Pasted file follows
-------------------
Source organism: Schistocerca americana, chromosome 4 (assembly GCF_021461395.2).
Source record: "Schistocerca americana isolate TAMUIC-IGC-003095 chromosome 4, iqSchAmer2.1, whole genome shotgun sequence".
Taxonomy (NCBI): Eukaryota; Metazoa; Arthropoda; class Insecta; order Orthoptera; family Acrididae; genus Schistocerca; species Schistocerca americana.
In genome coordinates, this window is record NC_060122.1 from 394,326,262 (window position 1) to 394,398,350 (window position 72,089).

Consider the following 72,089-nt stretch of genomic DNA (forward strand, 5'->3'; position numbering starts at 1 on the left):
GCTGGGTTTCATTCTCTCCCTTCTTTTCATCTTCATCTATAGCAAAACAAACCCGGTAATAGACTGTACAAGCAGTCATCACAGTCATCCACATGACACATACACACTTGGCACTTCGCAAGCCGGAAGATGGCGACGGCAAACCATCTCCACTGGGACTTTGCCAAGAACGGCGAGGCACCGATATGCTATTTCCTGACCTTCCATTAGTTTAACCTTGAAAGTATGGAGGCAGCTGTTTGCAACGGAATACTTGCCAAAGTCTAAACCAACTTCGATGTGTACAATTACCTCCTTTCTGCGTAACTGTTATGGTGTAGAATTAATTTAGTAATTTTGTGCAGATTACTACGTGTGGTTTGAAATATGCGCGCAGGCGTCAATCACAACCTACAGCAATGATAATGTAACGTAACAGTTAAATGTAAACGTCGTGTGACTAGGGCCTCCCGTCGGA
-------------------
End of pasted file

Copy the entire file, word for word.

Source organism: Schistocerca americana, chromosome 4 (assembly GCF_021461395.2).
Source record: "Schistocerca americana isolate TAMUIC-IGC-003095 chromosome 4, iqSchAmer2.1, whole genome shotgun sequence".
Taxonomy (NCBI): Eukaryota; Metazoa; Arthropoda; class Insecta; order Orthoptera; family Acrididae; genus Schistocerca; species Schistocerca americana.
In genome coordinates, this window is record NC_060122.1 from 394,326,262 (window position 1) to 394,398,350 (window position 72,089).

Consider the following 72,089-nt stretch of genomic DNA (forward strand, 5'->3'; position numbering starts at 1 on the left):
GCTGGGTTTCATTCTCTCCCTTCTTTTCATCTTCATCTATAGCAAAACAAACCCGGTAATAGACTGTACAAGCAGTCATCACAGTCATCCACATGACACATACACACTTGGCACTTCGCAAGCCGGAAGATGGCGACGGCAAACCATCTCCACTGGGACTTTGCCAAGAACGGCGAGGCACCGATATGCTATTTCCTGACCTTCCATTAGTTTAACCTTGAAAGTATGGAGGCAGCTGTTTGCAACGGAATACTTGCCAAAGTCTAAACCAACTTCGATGTGTACAATTACCTCCTTTCTGCGTAACTGTTATGGTGTAGAATTAATTTAGTAATTTTGTGCAGATTACTACGTGTGGTTTGAAATATGCGCGCAGGCGTCAATCACAACCTACAGCAATGATAATGTAACGTAACAGTTAAATGTAAACGTCGTGTGACTAGGGCCTCCCGTCGGA